The FCC for years has been considering any connection greater than 200kbps to be broadband. For the past several years that’s been pretty misleading. In addition, they only collect downstream, not upstream. They also consider an entire zip code to have broadband if only 1 home can get it. That’s not very accurate. This makes the broadband situation in the US look better than it really is.
The definition of broadband in the US is now being redefined as 768kbps. They will now collect upstream data, and use census-track data. This is a major win since it will more accurately show how many people really do have broadband, and more importantly how many do not.
I personally disagree on the number and think it should be at least 2Mbps, but it’s a win regardless.
The pacific rim annihilates the United States when it comes to broadband. According to Akamai’s State Of The Internet for Q1 2008 high broadband (greater than 5Mbps) is where we really start to show our deficiencies. Here’s a look at broadband which they define as simply greater than 2Mbps:
Pretty pathetic considering our last Vice President invented the Internet 😉 . We are the largest in terms of sq miles, but when you consider the US population density, the bulk of our land is very sparsely populated. 80.8% of the US population lives in an urban setting [Warning: PDF].
Japan by comparison has 66.0% of it’s population in an urban setting. Belgium has a surprising 91.5% which may account for it’s #2 position. Switzerland has 44.4% yet makes 3rd place threatening Belgium’s position.
I’m far from the first one to complain about the poor state of broadband. BusinessWeek and CNet both have relatively good discussions about the topic.
The future of media is clearly moving online as people demand to consume it on their schedule as they desire. Take a look at some of the statistics and it’s clearly a large industry. I suspect the lack of broadband infrastructure will be a real problem in the next several years as the rest of the world becomes very easy to distribute media to, and the US still faces challenges.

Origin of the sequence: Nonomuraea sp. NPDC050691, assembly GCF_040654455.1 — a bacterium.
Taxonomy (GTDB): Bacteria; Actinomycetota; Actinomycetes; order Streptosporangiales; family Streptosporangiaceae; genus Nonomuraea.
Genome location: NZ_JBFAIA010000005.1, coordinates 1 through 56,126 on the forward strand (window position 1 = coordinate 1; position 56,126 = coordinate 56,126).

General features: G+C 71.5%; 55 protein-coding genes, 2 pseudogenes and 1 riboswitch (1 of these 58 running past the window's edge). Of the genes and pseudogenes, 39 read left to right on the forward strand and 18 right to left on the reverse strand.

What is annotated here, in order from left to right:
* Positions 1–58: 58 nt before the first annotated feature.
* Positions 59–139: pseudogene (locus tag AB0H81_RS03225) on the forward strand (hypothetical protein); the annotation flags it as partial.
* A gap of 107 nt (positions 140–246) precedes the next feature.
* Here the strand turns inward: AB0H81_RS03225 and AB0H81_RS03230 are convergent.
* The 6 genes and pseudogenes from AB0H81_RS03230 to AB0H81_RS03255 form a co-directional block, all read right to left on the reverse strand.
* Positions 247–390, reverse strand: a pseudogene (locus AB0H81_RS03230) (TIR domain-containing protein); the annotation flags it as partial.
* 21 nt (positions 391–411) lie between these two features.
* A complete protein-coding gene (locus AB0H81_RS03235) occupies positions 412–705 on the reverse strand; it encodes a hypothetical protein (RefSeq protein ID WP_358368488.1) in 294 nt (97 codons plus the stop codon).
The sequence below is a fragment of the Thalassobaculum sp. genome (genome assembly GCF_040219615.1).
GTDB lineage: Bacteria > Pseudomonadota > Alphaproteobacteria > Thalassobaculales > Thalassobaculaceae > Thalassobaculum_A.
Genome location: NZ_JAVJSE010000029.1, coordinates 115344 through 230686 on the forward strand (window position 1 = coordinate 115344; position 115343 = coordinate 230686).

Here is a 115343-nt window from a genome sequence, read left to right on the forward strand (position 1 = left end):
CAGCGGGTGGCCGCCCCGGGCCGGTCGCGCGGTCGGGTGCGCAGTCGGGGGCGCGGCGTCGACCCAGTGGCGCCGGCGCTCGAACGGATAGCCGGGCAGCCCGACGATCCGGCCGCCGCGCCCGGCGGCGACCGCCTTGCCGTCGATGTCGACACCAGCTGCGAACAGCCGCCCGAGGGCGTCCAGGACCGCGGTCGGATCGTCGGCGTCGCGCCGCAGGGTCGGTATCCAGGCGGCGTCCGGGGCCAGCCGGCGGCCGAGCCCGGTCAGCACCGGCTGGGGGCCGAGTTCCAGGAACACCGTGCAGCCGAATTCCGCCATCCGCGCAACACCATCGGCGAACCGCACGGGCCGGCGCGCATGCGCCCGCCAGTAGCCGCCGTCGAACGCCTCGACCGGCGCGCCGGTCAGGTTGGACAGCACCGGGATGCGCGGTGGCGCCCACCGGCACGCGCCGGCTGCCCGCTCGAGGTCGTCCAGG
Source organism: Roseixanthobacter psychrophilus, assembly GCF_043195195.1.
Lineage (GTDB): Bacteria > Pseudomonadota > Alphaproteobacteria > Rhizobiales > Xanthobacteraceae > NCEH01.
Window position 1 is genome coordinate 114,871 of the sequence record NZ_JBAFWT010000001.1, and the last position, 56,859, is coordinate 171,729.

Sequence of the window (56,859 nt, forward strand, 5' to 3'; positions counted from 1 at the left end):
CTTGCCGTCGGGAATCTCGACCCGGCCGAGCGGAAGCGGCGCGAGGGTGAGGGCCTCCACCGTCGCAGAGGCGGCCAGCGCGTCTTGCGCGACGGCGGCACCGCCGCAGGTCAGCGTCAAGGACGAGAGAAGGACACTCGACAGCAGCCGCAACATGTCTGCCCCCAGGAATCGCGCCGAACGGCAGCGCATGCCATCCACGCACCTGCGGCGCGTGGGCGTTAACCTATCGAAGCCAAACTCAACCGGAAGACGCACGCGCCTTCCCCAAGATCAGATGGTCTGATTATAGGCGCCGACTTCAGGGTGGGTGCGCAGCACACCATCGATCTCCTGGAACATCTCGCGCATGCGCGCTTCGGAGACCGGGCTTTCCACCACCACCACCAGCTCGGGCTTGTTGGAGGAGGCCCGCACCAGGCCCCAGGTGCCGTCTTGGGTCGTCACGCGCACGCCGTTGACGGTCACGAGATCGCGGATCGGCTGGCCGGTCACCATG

Solution? Highly debatable, but if so many other countries can do something about it, I suspect it’s achievable here in the US as well. I suspect that the taxes made from companies that do business on the internet from ecommerce to advertising would make this a decent investment for the US government to at least partially back. The more places companies make money, the more places the government does. That may be necessary as not all markets are profitable enough for telco’s to bother with. There have been various attempts to jumpstart this effort, but none to date have been successful.
It’s not only about just having access, it’s also the cost. As BusinessWeek points out in the article above, broadband in the US is not cheap.
Perhaps wireless will finally allow for competition and lower prices, at least that’s what everyone is hoping for. The question is if it will happen, if the technology will be there (wireless is generally high latency), and if it will be affordable for the common man.
I suspect in the next 4 years this will become and even bigger topic of discussion as some of the top ranking countries start to reach the point of saturation.